Example poetry

Tennessee baseball’s Jordan Beck salute inspires poetry

Tennessee fans revel in the success of their Ranked #1 baseball team. And they are very sensitive to how their team is portrayed in the media.

For example, take my wife. Melinda had never watched an entire baseball game on television until Tennessee played Florida for the SEC Tournament Championship.

Although Tennessee won the game, she was upset that SEC Commissioner Greg Sankey was interviewed for 15 minutes in the middle of the game.

“Nobody cares what they think,” she said. “He just wants to hear himself talk. They wouldn’t interview him in the middle of an SEC championship football game.”

Other UT fans were furious at ESPN’s flawed report on why team captain Evan Russell didn’t play in Knoxville’s regional opener.

Rick writes: I saw a mad dog come out

After being stung by a bee

Smack Talk was used

In the game in Tennessee

Our backs were against the wall

When we reached the top of the nine

And as all the coaches say

We get them one at a time

Maybe it’s a walk

Or the occasional knock

How we got to the base

really didn’t matter

Maybe a defender played it wrong

As it rose above her head

Score six if necessary

Number one wasn’t dead

As for the haters

Who said JB knocked them down

You should stop watching baseball

and start watching the sport of golf

My answer: Jordan Beck has to point to the sky as if to say this team is above all others in the NCAA Tournament.

CONSTANT IN THE RANGE:What to know about Evan Russell, Tennessee baseball’s star catcher

WE ARE NO. 1:Tennessee baseball’s Jordan Beck sent a one-finger message to Georgia Tech during the ninth-inning rally

John writes: Once again, SEC/ESPN has slapped UT fans in the face.

The regional final with the country’s number 1 team is put on hold ESPNU; while on the SEC channel, we are stuffed with replaying Kentucky and Alabama football games.

Of course, if you subscribe to one of the very expensive Spectrum and Infinity packages or one of the sports streaming services, you can watch the Vols.

Even though I like the radio, it’s not the same as watching it.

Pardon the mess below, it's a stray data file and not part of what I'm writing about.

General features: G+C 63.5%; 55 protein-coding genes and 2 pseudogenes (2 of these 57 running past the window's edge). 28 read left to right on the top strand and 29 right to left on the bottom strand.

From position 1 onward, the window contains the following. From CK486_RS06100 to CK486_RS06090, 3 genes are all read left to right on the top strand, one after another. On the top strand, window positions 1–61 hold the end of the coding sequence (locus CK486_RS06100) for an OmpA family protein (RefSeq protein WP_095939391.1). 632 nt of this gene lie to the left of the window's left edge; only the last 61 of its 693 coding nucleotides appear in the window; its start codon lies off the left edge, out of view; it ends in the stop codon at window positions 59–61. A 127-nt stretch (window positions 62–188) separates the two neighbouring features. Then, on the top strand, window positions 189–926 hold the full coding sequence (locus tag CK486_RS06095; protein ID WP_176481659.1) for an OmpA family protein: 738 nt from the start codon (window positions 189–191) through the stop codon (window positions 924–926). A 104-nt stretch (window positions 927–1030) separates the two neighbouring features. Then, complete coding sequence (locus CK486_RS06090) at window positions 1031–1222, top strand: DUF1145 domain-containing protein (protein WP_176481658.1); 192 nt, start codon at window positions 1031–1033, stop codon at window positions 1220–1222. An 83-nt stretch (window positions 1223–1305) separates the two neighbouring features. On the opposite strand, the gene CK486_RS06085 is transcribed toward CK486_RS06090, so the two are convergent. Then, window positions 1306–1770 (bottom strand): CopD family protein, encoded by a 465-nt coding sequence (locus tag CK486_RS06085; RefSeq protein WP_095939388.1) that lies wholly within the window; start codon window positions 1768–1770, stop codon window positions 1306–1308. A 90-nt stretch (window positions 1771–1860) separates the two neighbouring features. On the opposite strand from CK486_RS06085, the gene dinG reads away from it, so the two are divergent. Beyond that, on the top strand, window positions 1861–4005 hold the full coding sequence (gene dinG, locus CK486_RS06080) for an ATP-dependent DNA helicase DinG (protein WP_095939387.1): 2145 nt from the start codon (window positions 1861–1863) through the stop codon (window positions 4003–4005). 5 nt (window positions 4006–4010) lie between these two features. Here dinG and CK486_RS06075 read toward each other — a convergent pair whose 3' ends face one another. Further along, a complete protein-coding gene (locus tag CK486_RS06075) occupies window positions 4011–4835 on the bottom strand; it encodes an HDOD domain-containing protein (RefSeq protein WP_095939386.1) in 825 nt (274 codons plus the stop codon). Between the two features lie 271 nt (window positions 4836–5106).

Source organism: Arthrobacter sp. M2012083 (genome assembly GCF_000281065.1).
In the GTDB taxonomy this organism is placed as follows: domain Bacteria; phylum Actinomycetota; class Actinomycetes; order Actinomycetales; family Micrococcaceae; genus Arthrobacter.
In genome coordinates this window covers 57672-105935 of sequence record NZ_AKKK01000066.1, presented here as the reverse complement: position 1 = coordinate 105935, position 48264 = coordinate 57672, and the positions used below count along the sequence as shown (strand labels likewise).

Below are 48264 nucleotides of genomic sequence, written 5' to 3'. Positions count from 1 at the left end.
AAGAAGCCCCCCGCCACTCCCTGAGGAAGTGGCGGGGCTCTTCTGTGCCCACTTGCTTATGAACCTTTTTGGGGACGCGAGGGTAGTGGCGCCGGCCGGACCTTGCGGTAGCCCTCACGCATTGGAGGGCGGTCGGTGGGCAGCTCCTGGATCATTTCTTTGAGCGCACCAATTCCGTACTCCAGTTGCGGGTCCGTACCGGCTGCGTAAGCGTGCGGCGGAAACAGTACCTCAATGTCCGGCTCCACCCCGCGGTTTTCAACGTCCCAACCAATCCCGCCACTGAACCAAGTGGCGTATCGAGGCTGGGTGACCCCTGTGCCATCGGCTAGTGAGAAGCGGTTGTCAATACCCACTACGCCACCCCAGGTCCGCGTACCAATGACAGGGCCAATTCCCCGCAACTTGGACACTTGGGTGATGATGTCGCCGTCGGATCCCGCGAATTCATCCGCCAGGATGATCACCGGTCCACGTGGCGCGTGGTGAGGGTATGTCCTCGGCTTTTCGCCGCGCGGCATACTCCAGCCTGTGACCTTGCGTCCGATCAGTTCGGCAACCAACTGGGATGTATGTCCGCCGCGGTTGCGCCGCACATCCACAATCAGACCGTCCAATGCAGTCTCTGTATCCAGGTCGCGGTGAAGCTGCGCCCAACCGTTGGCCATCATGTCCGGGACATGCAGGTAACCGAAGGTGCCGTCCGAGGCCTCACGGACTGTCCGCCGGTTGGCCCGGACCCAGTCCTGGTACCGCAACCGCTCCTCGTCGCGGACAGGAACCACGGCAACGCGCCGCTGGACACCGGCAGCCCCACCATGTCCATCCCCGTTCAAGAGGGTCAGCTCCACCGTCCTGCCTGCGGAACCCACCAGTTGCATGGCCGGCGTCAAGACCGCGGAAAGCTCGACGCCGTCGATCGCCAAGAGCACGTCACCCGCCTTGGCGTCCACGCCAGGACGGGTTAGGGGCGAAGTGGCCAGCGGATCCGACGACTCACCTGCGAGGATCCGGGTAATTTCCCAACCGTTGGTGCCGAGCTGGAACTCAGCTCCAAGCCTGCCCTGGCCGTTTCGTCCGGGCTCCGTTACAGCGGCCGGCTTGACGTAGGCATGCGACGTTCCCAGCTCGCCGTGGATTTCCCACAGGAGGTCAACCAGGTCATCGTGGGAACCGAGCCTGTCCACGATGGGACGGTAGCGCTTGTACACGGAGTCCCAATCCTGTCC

My answer: I recommend ESPN+. It’s about $7 a month.

On a trip during the regional, I had to watch a game on my cell phone. I couldn’t always see the ball. But I could see the bat turn around.

Glenn writes: Explaining himself at the Evan Russell event, Troy Eklund said his comments were “…used in error”. There is a big difference between a mistake and a lie. His comments were nothing short of lying.

When ESPN donates a microphone to one of its broadcasters, it is putting its reputation on the line for accurate reporting. Observations and opinions are good if they are based on accuracy. Eklund had no basis to lie on and ESPN should immediately fire him.

My answer: ESPN is rarely accused of subscribing to the highest journalistic standards. But viewing a social media post as factual is inexcusable.

This column doesn’t even stoop to that.

Mark writes: Network of extremely stupid people. I hate to use the word hate so I won’t, but I absolutely despise espn. I could go on, but let’s just say I avoid this network’s programming like the plague. UT should sue them for defamation.

My answer: Blame the network. But don’t blame ESPN baseball analyst Chris Burke, a former Vols who is great at his job.

Hall writes: Best guess on which will come first… Football team winning national championship or NCAA closing UT 2021 survey?

My answer: If the Tennessee collective had paid enough money to Bryce Young and Will Anderson from Alabama for the transfer, I would have bet on a championship first.

Rodney writes: Thank you for your column. Do you remember when Instant Replay started? Advertisers would make a big deal out of it. I think they would only show two or three per game because of the production effort required.

Then came “Instant Slow-Motion Replay” and “Reverse-Angle Instant Slow-Motion Replay”, and so on to where we now have referees staring at a hooded monitor.

I guess that’s progress. All those ones and zeros.

I agree with you about setting a deadline. Maybe the referees could flip a coin after the time is up. It works to start the game, right? They might say, “Upon further examination, the tails are confirmed.”

My answer: Based on some review results, I’m not sure all reviewers can distinguish between heads and tails.

John Adams is senior columnist. He can be reached at 865-342-6284 or [email protected] Follow him at: twitter.com/johnadamskns.



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